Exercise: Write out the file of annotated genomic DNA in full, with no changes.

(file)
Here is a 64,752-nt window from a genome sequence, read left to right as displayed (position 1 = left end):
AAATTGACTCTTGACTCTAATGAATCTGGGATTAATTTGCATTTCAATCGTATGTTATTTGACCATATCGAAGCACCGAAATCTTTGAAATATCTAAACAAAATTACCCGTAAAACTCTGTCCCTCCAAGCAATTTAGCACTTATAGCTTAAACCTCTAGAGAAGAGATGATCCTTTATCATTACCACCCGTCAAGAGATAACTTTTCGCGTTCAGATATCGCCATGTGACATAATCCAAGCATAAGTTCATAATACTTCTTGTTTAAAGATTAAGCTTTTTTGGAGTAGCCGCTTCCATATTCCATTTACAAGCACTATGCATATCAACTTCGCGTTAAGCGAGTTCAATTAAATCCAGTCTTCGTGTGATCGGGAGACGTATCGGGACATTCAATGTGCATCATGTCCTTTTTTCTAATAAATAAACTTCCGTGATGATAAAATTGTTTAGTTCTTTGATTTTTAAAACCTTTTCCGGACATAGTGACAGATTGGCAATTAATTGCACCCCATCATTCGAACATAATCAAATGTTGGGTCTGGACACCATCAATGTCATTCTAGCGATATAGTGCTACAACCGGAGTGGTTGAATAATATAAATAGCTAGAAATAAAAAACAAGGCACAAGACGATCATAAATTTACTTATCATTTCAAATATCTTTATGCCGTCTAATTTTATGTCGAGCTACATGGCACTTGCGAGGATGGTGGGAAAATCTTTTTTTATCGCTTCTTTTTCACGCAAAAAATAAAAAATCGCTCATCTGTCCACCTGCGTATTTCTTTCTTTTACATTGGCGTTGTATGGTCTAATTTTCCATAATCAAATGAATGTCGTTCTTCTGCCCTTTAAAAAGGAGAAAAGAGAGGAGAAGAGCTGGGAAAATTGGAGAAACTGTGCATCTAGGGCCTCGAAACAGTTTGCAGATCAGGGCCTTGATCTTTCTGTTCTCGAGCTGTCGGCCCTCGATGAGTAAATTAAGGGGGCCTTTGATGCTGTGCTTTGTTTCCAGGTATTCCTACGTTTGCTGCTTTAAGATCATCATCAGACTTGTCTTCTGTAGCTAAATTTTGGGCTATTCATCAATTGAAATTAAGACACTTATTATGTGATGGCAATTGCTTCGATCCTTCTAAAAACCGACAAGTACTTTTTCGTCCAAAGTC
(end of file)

Here is a 64,752-nt window from a genome sequence, read left to right as displayed (position 1 = left end):
AAATTGACTCTTGACTCTAATGAATCTGGGATTAATTTGCATTTCAATCGTATGTTATTTGACCATATCGAAGCACCGAAATCTTTGAAATATCTAAACAAAATTACCCGTAAAACTCTGTCCCTCCAAGCAATTTAGCACTTATAGCTTAAACCTCTAGAGAAGAGATGATCCTTTATCATTACCACCCGTCAAGAGATAACTTTTCGCGTTCAGATATCGCCATGTGACATAATCCAAGCATAAGTTCATAATACTTCTTGTTTAAAGATTAAGCTTTTTTGGAGTAGCCGCTTCCATATTCCATTTACAAGCACTATGCATATCAACTTCGCGTTAAGCGAGTTCAATTAAATCCAGTCTTCGTGTGATCGGGAGACGTATCGGGACATTCAATGTGCATCATGTCCTTTTTTCTAATAAATAAACTTCCGTGATGATAAAATTGTTTAGTTCTTTGATTTTTAAAACCTTTTCCGGACATAGTGACAGATTGGCAATTAATTGCACCCCATCATTCGAACATAATCAAATGTTGGGTCTGGACACCATCAATGTCATTCTAGCGATATAGTGCTACAACCGGAGTGGTTGAATAATATAAATAGCTAGAAATAAAAAACAAGGCACAAGACGATCATAAATTTACTTATCATTTCAAATATCTTTATGCCGTCTAATTTTATGTCGAGCTACATGGCACTTGCGAGGATGGTGGGAAAATCTTTTTTTATCGCTTCTTTTTCACGCAAAAAATAAAAAATCGCTCATCTGTCCACCTGCGTATTTCTTTCTTTTACATTGGCGTTGTATGGTCTAATTTTCCATAATCAAATGAATGTCGTTCTTCTGCCCTTTAAAAAGGAGAAAAGAGAGGAGAAGAGCTGGGAAAATTGGAGAAACTGTGCATCTAGGGCCTCGAAACAGTTTGCAGATCAGGGCCTTGATCTTTCTGTTCTCGAGCTGTCGGCCCTCGATGAGTAAATTAAGGGGGCCTTTGATGCTGTGCTTTGTTTCCAGGTATTCCTACGTTTGCTGCTTTAAGATCATCATCAGACTTGTCTTCTGTAGCTAAATTTTGGGCTATTCATCAATTGAAATTAAGACACTTATTATGTGATGGCAATTGCTTCGATCCTTCTAAAAACCGACAAGTACTTTTTCGTCCAAAGTC